Luck In The Shadows had left me less impressed than I had originally hoped, but still entertained enough to keep on reading the series. Besides, who am I kidding, I do have a problem with leaving things unfinished. So, here we go.
Title: Stalking Darkness
Author: Lynn Flewelling
Original Publisher: Spectra Books
Publication Date: 3 February 1997
Standalone or Series: Second book of the Nightrunner series
Synopsis: After overcoming the threats they had faced in Luck In The Shadows, Alec and Seregil must now turn their attention to the ancient evil which threatens their land: the Plenimarans, in fact, at war with Skalans, are trying to raise up the Dead God, Seriamaius, in order to gain an edge against their enemies. Advised by Seregil’s friend and Mentor, the wizard Nysander, our heroes must embark on a quest to retrieve and destroy the last items required by the summoning ritual.
Analysis: Stalking Darkness, not unlike Luck In The Shadows, is written in third person and from multiple points of view; while the first novel largely focused on Alec and Seregil, with chapters from other characters so sparse to look incongruous, here the cast is more consistently varied: Micum’s point of view, for once, is considerably expanded, and a sizeable subplot is devoted to Beka’s endeavours as well.
The general vibe of the novel is similar to that of Luck In The Shadows: once again, here we have a honest and unpretentious epic fantasy, with very traditional tropes, characters, plot devices, and a slow-burn queer romance as its main innovative twist. Which may sound unimpressive nowadays, but would have left many of us stunned and grateful in the late ’90s when it was published.
While the first novel felt very much like an extended introduction, Stalking Darkness is where push comes to shove; threats that were once looming at the horizon are now urgent and real, and the plot moves from local shenanigans to a more typical world-saving scenario. Characters must also face even more dramatic challenges and choices that’ll leave them irreversibly changed (possibly traumatising some invested reader in the process). The novel in itself is engaging and satisfying, however I must say the pacing of the series feels somehow odd at this point: after the extended training montage that was Luck In The Shadows, I was expecting at least a trilogy to bring the main plot arc to its climax. Instead, this second book wraps everything up much faster than I had expected.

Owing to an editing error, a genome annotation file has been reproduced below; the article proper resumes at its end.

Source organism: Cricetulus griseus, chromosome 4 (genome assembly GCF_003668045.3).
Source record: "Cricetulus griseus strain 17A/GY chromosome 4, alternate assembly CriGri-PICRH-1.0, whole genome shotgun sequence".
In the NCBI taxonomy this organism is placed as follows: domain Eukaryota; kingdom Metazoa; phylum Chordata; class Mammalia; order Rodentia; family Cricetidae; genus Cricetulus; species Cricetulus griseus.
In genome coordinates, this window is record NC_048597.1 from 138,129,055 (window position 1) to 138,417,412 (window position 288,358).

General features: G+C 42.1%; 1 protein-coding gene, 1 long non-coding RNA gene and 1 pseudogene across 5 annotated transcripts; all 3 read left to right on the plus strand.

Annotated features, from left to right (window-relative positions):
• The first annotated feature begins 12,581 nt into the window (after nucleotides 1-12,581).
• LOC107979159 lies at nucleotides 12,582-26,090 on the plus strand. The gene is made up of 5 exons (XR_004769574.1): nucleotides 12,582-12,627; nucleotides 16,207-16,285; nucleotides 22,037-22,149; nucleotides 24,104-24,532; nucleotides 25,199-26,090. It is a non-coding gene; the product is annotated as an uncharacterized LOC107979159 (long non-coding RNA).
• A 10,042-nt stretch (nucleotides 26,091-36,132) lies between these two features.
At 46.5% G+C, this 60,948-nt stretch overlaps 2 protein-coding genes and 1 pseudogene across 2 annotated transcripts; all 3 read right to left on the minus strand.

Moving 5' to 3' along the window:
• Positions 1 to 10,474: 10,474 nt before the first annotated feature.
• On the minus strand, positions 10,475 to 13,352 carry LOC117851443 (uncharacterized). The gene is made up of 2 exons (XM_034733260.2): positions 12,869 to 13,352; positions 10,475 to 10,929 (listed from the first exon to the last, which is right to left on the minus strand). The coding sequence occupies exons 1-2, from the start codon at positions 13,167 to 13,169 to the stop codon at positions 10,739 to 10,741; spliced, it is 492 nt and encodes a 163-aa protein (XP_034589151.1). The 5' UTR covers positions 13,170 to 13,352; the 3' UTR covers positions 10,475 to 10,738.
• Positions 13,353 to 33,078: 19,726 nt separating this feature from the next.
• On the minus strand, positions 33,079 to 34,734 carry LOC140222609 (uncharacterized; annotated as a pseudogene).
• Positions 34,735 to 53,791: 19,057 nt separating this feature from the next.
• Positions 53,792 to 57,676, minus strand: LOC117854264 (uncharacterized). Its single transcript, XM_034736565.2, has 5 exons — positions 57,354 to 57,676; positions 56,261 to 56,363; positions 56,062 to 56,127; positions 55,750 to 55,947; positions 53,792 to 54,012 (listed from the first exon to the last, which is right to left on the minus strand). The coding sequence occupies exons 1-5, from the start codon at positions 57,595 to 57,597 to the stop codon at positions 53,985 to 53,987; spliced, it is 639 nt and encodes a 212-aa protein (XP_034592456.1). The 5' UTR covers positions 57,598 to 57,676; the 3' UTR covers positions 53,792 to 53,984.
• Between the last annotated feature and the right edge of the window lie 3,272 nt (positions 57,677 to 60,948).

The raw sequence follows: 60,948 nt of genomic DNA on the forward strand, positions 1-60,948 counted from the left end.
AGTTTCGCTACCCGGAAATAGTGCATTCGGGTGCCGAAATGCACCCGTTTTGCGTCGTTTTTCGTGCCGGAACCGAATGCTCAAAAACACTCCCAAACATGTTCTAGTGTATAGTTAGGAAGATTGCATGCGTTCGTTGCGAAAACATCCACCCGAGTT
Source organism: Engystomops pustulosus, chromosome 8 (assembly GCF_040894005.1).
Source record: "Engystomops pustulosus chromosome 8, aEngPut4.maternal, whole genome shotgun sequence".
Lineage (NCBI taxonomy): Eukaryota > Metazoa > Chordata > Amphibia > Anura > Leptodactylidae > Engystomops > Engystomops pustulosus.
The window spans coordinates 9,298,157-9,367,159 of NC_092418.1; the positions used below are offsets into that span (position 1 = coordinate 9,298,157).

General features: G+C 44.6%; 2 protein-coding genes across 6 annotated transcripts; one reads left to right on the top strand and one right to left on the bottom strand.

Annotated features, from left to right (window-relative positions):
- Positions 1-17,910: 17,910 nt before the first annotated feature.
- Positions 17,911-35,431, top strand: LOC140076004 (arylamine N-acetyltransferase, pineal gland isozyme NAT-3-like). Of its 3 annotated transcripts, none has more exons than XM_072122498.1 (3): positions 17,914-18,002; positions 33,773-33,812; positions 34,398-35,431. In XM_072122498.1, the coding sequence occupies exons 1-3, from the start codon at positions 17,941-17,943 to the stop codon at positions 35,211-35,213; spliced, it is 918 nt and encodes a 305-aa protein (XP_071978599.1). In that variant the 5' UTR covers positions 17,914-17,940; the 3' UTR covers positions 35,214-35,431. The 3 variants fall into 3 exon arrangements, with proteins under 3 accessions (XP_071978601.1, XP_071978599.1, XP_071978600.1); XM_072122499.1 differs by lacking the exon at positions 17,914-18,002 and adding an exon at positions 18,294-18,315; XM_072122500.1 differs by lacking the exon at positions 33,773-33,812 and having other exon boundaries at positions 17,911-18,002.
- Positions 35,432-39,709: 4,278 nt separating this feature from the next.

The relationship between Alec and Seregil is also brought to its much expected development – but not without additional anguish and shared suffering. Once again, I appreciated both that the romance was there, and that it was not the main focus of the story: we see our protagonists’ mutual affection develop while they’re busy doing something else, supporting each other through hard times and in desperate missions – which is in my opinion much more sympathetic than seeing a couple spurt a whole plot-worthy amount of drama on each other and still pretend they are a suitable match.
While the novel is defiitely more than fair for its days, it still has some scene that does come across as awkward nowadays – and I am mainly thinking about
Conclusion: Overall, my judgment on Lynn Flewelling’s writing still stands. Stalking Darkness is a fine and entertaining continuation to Luck In The Shadow, and while highly tropey epic fantasy isn’t generally my thing, at this point I can’t help but care about what happens to these people.
Content Warning: Death – Torture – Violence – Sexual Assault – Sexual Content